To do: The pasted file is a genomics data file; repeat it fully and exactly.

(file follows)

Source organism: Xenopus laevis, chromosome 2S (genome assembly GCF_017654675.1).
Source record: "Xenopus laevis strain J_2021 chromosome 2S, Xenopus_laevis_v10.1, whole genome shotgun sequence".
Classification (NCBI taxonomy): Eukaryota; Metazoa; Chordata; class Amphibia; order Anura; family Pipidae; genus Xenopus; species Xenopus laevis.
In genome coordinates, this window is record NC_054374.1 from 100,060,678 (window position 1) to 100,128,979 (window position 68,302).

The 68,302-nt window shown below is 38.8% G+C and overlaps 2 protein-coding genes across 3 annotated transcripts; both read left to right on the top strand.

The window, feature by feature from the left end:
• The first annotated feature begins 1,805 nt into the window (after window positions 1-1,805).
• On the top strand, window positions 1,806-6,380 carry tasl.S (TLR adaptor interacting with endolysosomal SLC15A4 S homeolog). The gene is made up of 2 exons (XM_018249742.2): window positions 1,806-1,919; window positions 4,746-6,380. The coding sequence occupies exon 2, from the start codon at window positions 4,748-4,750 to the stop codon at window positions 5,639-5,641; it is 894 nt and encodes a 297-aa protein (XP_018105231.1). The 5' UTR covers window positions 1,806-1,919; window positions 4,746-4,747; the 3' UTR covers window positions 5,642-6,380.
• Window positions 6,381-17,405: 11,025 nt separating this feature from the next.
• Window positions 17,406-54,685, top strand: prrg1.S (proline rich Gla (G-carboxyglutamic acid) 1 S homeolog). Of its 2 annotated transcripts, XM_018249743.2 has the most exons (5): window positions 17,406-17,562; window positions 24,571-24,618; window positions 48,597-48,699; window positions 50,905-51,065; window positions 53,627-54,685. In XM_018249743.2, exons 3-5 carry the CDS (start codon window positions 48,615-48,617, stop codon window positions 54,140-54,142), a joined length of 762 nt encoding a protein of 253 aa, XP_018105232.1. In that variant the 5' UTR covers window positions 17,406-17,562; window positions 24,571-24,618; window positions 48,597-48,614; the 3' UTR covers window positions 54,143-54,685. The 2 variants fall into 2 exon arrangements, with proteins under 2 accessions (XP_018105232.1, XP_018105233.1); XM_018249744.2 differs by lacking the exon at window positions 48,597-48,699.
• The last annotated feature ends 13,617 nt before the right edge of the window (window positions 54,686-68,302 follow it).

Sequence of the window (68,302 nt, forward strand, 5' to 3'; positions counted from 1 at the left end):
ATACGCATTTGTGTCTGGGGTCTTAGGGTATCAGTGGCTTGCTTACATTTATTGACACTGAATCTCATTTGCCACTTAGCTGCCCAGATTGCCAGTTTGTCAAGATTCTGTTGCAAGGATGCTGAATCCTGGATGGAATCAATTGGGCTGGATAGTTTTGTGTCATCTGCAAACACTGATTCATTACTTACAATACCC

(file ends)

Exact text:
Source organism: Xenopus laevis, chromosome 2S (genome assembly GCF_017654675.1).
Source record: "Xenopus laevis strain J_2021 chromosome 2S, Xenopus_laevis_v10.1, whole genome shotgun sequence".
Classification (NCBI taxonomy): Eukaryota; Metazoa; Chordata; class Amphibia; order Anura; family Pipidae; genus Xenopus; species Xenopus laevis.
In genome coordinates, this window is record NC_054374.1 from 100,060,678 (window position 1) to 100,128,979 (window position 68,302).

The 68,302-nt window shown below is 38.8% G+C and overlaps 2 protein-coding genes across 3 annotated transcripts; both read left to right on the top strand.

The window, feature by feature from the left end:
• The first annotated feature begins 1,805 nt into the window (after window positions 1-1,805).
• On the top strand, window positions 1,806-6,380 carry tasl.S (TLR adaptor interacting with endolysosomal SLC15A4 S homeolog). The gene is made up of 2 exons (XM_018249742.2): window positions 1,806-1,919; window positions 4,746-6,380. The coding sequence occupies exon 2, from the start codon at window positions 4,748-4,750 to the stop codon at window positions 5,639-5,641; it is 894 nt and encodes a 297-aa protein (XP_018105231.1). The 5' UTR covers window positions 1,806-1,919; window positions 4,746-4,747; the 3' UTR covers window positions 5,642-6,380.
• Window positions 6,381-17,405: 11,025 nt separating this feature from the next.
• Window positions 17,406-54,685, top strand: prrg1.S (proline rich Gla (G-carboxyglutamic acid) 1 S homeolog). Of its 2 annotated transcripts, XM_018249743.2 has the most exons (5): window positions 17,406-17,562; window positions 24,571-24,618; window positions 48,597-48,699; window positions 50,905-51,065; window positions 53,627-54,685. In XM_018249743.2, exons 3-5 carry the CDS (start codon window positions 48,615-48,617, stop codon window positions 54,140-54,142), a joined length of 762 nt encoding a protein of 253 aa, XP_018105232.1. In that variant the 5' UTR covers window positions 17,406-17,562; window positions 24,571-24,618; window positions 48,597-48,614; the 3' UTR covers window positions 54,143-54,685. The 2 variants fall into 2 exon arrangements, with proteins under 2 accessions (XP_018105232.1, XP_018105233.1); XM_018249744.2 differs by lacking the exon at window positions 48,597-48,699.
• The last annotated feature ends 13,617 nt before the right edge of the window (window positions 54,686-68,302 follow it).

Sequence of the window (68,302 nt, forward strand, 5' to 3'; positions counted from 1 at the left end):
ATACGCATTTGTGTCTGGGGTCTTAGGGTATCAGTGGCTTGCTTACATTTATTGACACTGAATCTCATTTGCCACTTAGCTGCCCAGATTGCCAGTTTGTCAAGATTCTGTTGCAAGGATGCTGAATCCTGGATGGAATCAATTGGGCTGGATAGTTTTGTGTCATCTGCAAACACTGATTCATTACTTACAATACCC